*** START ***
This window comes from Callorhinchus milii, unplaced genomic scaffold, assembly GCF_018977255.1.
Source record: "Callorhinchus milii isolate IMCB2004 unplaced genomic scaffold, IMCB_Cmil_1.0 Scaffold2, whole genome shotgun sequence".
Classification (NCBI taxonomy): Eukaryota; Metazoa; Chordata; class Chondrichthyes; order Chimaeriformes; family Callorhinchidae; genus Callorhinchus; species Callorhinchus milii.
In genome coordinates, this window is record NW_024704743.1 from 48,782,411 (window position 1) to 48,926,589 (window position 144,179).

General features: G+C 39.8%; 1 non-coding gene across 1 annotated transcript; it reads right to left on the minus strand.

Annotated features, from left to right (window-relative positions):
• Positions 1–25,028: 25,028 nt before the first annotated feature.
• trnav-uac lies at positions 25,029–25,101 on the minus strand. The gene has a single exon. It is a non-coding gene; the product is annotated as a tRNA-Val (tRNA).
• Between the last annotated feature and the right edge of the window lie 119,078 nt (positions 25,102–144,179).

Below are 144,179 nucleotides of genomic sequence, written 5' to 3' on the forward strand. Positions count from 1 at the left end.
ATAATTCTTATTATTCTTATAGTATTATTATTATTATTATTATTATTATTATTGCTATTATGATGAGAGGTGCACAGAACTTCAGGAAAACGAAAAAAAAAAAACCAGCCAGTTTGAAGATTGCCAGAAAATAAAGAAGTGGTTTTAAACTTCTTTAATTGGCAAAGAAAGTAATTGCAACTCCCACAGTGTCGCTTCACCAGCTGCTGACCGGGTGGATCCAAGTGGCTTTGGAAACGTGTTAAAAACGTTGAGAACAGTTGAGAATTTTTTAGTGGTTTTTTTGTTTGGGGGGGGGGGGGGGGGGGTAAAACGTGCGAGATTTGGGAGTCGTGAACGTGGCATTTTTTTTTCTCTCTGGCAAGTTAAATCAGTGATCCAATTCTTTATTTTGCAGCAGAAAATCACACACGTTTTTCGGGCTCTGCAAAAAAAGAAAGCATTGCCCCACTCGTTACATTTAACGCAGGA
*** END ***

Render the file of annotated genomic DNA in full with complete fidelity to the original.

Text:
This window comes from Callorhinchus milii, unplaced genomic scaffold, assembly GCF_018977255.1.
Source record: "Callorhinchus milii isolate IMCB2004 unplaced genomic scaffold, IMCB_Cmil_1.0 Scaffold2, whole genome shotgun sequence".
Classification (NCBI taxonomy): Eukaryota; Metazoa; Chordata; class Chondrichthyes; order Chimaeriformes; family Callorhinchidae; genus Callorhinchus; species Callorhinchus milii.
In genome coordinates, this window is record NW_024704743.1 from 48,782,411 (window position 1) to 48,926,589 (window position 144,179).

General features: G+C 39.8%; 1 non-coding gene across 1 annotated transcript; it reads right to left on the minus strand.

Annotated features, from left to right (window-relative positions):
• Positions 1–25,028: 25,028 nt before the first annotated feature.
• trnav-uac lies at positions 25,029–25,101 on the minus strand. The gene has a single exon. It is a non-coding gene; the product is annotated as a tRNA-Val (tRNA).
• Between the last annotated feature and the right edge of the window lie 119,078 nt (positions 25,102–144,179).

Below are 144,179 nucleotides of genomic sequence, written 5' to 3' on the forward strand. Positions count from 1 at the left end.
ATAATTCTTATTATTCTTATAGTATTATTATTATTATTATTATTATTATTATTGCTATTATGATGAGAGGTGCACAGAACTTCAGGAAAACGAAAAAAAAAAAACCAGCCAGTTTGAAGATTGCCAGAAAATAAAGAAGTGGTTTTAAACTTCTTTAATTGGCAAAGAAAGTAATTGCAACTCCCACAGTGTCGCTTCACCAGCTGCTGACCGGGTGGATCCAAGTGGCTTTGGAAACGTGTTAAAAACGTTGAGAACAGTTGAGAATTTTTTAGTGGTTTTTTTGTTTGGGGGGGGGGGGGGGGGGGTAAAACGTGCGAGATTTGGGAGTCGTGAACGTGGCATTTTTTTTTCTCTCTGGCAAGTTAAATCAGTGATCCAATTCTTTATTTTGCAGCAGAAAATCACACACGTTTTTCGGGCTCTGCAAAAAAAGAAAGCATTGCCCCACTCGTTACATTTAACGCAGGA